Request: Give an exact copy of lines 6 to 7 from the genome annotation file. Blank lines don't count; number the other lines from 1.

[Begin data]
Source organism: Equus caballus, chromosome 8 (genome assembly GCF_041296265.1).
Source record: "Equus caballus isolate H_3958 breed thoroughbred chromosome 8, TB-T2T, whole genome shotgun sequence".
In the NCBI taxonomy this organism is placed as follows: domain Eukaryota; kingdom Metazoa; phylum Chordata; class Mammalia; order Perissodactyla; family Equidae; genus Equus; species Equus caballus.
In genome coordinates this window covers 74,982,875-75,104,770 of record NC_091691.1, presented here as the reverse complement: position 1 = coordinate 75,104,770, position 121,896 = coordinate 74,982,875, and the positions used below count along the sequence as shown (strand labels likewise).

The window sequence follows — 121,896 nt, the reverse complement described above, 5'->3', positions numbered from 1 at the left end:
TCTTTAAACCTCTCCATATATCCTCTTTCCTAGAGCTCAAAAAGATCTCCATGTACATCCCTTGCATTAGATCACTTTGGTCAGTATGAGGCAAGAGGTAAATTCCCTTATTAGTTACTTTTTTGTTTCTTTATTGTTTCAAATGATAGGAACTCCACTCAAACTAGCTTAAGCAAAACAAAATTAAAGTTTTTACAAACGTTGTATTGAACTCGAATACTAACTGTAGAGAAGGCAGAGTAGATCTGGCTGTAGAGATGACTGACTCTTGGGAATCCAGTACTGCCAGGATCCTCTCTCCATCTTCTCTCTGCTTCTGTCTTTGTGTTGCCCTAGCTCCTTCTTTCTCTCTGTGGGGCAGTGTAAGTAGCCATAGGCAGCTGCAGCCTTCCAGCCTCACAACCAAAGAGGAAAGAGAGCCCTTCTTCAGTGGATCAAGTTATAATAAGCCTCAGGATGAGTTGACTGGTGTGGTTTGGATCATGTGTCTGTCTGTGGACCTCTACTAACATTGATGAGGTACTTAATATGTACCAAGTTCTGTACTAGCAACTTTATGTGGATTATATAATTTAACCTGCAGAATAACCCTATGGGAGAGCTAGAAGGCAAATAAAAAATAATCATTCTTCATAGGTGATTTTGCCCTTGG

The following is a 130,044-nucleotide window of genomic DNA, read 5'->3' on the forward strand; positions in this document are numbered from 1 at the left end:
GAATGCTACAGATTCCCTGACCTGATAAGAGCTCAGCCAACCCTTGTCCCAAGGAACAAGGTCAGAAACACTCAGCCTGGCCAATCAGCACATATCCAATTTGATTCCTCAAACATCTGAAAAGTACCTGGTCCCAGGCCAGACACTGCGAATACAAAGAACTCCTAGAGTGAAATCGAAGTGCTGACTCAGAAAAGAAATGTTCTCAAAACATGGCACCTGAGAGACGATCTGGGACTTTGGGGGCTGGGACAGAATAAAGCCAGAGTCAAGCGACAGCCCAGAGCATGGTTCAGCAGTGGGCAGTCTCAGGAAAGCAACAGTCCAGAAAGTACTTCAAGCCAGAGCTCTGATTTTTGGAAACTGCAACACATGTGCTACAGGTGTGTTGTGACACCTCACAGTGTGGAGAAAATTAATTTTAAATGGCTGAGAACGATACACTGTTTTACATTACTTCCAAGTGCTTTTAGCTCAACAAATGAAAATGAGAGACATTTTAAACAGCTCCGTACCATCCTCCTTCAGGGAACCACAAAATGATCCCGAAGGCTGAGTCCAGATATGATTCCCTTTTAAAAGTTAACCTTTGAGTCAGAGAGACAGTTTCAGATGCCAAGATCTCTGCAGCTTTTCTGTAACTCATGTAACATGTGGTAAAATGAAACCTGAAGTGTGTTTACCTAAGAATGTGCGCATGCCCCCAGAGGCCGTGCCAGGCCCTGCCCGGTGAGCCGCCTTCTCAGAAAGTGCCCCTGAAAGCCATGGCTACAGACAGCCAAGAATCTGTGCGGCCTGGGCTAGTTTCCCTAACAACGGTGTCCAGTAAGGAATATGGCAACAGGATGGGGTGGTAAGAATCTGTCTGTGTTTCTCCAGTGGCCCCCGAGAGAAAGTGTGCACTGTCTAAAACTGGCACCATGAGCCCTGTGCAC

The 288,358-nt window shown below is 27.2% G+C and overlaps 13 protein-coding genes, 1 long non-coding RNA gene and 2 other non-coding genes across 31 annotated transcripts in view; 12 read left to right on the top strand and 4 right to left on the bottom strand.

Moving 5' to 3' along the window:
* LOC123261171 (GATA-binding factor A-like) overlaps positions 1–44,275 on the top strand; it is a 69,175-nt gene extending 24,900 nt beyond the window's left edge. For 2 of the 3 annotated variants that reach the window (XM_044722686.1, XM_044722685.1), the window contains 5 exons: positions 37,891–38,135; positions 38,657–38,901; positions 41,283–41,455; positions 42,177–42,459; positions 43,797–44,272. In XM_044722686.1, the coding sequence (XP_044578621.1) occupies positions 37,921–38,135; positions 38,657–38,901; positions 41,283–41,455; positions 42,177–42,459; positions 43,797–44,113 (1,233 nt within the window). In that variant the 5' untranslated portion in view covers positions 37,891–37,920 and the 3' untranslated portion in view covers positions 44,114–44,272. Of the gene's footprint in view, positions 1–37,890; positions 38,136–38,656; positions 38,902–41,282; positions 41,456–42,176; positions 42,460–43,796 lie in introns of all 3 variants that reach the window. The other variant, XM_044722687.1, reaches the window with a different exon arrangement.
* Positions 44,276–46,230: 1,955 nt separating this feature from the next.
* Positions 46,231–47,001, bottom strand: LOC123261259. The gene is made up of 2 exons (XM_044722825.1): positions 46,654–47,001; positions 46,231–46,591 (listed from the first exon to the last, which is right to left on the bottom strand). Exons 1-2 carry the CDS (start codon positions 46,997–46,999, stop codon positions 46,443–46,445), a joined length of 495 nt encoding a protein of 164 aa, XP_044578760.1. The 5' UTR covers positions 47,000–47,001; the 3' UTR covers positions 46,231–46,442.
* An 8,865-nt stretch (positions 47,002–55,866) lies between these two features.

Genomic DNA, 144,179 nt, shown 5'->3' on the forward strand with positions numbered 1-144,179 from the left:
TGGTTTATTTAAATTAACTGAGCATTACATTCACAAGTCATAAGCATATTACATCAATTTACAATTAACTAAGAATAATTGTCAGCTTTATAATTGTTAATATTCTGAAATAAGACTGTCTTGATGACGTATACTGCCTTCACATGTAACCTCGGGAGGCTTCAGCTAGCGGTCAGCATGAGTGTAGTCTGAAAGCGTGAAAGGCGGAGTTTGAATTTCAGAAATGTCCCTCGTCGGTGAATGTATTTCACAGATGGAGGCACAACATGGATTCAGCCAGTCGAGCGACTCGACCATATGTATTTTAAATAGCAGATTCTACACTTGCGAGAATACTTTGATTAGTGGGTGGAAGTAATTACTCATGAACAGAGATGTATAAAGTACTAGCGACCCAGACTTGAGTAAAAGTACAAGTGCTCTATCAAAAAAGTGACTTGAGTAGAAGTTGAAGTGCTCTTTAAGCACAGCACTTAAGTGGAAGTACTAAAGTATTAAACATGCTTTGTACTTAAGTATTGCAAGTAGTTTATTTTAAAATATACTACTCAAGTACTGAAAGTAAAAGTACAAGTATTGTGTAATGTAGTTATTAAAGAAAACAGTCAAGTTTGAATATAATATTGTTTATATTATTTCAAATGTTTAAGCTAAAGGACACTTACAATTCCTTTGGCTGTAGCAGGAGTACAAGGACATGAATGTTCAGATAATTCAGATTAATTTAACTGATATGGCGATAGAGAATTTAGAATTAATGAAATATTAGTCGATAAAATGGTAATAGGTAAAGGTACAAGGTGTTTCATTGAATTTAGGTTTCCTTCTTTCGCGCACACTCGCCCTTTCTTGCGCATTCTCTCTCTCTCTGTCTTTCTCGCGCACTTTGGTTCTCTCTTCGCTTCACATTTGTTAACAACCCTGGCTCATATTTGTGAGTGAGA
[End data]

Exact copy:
TCTTTAAACCTCTCCATATATCCTCTTTCCTAGAGCTCAAAAAGATCTCCATGTACATCCCTTGCATTAGATCACTTTGGTCAGTATGAGGCAAGAGGTAAATTCCCTTATTAGTTACTTTTTTGTTTCTTTATTGTTTCAAATGATAGGAACTCCACTCAAACTAGCTTAAGCAAAACAAAATTAAAGTTTTTACAAACGTTGTATTGAACTCGAATACTAACTGTAGAGAAGGCAGAGTAGATCTGGCTGTAGAGATGACTGACTCTTGGGAATCCAGTACTGCCAGGATCCTCTCTCCATCTTCTCTCTGCTTCTGTCTTTGTGTTGCCCTAGCTCCTTCTTTCTCTCTGTGGGGCAGTGTAAGTAGCCATAGGCAGCTGCAGCCTTCCAGCCTCACAACCAAAGAGGAAAGAGAGCCCTTCTTCAGTGGATCAAGTTATAATAAGCCTCAGGATGAGTTGACTGGTGTGGTTTGGATCATGTGTCTGTCTGTGGACCTCTACTAACATTGATGAGGTACTTAATATGTACCAAGTTCTGTACTAGCAACTTTATGTGGATTATATAATTTAACCTGCAGAATAACCCTATGGGAGAGCTAGAAGGCAAATAAAAAATAATCATTCTTCATAGGTGATTTTGCCCTTGG

The following is a 130,044-nucleotide window of genomic DNA, read 5'->3' on the forward strand; positions in this document are numbered from 1 at the left end: